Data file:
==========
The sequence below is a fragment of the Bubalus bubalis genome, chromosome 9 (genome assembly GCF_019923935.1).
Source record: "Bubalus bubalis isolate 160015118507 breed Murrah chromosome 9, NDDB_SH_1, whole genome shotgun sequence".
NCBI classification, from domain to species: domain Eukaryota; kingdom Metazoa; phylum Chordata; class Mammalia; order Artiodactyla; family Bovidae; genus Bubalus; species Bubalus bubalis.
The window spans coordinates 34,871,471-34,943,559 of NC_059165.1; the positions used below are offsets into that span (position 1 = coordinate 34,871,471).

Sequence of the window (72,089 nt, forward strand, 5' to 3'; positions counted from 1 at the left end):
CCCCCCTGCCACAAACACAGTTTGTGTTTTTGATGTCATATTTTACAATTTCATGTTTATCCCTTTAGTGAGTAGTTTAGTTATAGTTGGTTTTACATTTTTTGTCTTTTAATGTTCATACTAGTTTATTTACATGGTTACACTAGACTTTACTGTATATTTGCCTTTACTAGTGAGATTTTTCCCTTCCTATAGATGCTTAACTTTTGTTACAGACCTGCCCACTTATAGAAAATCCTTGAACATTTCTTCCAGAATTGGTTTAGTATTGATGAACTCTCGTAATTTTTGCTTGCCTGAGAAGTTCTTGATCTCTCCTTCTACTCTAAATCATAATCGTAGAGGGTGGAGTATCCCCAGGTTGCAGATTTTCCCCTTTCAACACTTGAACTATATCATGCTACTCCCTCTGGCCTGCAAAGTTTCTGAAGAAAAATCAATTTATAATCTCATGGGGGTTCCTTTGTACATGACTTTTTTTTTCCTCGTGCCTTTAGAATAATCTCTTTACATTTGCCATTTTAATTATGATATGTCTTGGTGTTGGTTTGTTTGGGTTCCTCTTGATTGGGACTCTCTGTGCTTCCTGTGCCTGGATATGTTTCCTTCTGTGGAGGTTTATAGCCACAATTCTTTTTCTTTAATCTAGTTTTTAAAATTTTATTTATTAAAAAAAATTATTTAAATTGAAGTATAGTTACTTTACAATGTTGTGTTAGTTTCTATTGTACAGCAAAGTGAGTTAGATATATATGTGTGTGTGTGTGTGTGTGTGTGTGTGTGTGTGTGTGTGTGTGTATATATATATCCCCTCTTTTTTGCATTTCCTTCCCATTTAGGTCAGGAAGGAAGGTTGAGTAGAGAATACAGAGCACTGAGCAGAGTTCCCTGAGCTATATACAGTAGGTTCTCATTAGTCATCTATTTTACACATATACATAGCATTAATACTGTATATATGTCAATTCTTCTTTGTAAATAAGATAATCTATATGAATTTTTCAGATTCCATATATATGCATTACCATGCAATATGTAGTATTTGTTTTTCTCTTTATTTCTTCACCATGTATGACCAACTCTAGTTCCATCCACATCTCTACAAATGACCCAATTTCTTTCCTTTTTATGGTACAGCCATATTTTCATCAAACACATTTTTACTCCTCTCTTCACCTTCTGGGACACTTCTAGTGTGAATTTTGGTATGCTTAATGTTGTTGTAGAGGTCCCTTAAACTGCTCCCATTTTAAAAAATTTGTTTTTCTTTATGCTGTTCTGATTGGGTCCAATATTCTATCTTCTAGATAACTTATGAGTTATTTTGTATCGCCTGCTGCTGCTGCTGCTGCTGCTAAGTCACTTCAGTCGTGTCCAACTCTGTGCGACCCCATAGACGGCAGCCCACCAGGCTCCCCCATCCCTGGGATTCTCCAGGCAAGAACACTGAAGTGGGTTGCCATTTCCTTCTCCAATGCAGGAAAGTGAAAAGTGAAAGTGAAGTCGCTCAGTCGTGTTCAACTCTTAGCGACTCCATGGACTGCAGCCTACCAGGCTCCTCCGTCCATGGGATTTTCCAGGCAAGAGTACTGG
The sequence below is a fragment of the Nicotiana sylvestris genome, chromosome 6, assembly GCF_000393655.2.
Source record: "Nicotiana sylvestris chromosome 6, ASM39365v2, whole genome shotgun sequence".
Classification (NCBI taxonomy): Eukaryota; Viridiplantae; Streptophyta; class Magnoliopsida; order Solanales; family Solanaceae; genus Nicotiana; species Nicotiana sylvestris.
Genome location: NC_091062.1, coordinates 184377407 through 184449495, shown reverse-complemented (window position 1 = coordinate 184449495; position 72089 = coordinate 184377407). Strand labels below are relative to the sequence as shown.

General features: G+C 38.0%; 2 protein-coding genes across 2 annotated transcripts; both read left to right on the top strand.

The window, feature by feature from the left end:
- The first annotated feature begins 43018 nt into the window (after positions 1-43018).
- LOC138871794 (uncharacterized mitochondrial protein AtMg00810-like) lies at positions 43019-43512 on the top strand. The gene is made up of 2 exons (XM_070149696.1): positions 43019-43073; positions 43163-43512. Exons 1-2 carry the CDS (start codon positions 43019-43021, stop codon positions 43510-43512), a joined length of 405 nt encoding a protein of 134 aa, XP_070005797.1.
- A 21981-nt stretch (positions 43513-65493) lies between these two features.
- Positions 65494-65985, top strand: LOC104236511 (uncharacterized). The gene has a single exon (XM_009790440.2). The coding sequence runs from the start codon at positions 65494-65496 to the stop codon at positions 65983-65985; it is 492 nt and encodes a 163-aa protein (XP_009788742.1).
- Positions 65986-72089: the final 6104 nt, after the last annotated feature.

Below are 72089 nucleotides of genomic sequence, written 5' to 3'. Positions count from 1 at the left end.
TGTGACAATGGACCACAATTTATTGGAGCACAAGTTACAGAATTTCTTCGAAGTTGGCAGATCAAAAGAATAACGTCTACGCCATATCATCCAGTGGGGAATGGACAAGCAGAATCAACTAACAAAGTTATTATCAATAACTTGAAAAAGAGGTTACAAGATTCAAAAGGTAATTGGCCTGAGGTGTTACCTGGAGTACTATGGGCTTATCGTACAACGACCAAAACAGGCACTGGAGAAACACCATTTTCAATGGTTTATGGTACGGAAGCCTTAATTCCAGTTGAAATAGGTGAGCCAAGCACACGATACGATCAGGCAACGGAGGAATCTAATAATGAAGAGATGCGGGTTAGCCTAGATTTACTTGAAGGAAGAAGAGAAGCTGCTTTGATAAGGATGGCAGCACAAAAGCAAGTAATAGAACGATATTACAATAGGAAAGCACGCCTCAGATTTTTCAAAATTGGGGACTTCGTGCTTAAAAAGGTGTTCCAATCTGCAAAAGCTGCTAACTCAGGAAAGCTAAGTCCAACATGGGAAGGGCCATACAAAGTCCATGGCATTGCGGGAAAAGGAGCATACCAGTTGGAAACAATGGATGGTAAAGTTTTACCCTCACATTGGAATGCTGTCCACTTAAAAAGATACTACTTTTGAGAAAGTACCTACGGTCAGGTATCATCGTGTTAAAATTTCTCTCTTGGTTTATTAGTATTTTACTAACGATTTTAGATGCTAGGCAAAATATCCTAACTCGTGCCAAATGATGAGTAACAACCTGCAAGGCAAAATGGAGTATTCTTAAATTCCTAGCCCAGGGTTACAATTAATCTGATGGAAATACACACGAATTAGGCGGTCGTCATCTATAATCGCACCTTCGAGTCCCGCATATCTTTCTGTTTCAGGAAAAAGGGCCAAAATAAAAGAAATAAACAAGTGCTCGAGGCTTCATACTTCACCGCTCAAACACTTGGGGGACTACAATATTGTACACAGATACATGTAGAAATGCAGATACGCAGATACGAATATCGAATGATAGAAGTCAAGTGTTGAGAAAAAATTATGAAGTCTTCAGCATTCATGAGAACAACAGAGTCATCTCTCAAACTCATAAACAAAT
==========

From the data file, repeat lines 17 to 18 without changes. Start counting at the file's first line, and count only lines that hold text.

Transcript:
- Positions 65986-72089: the final 6104 nt, after the last annotated feature.

Below are 72089 nucleotides of genomic sequence, written 5' to 3'. Positions count from 1 at the left end.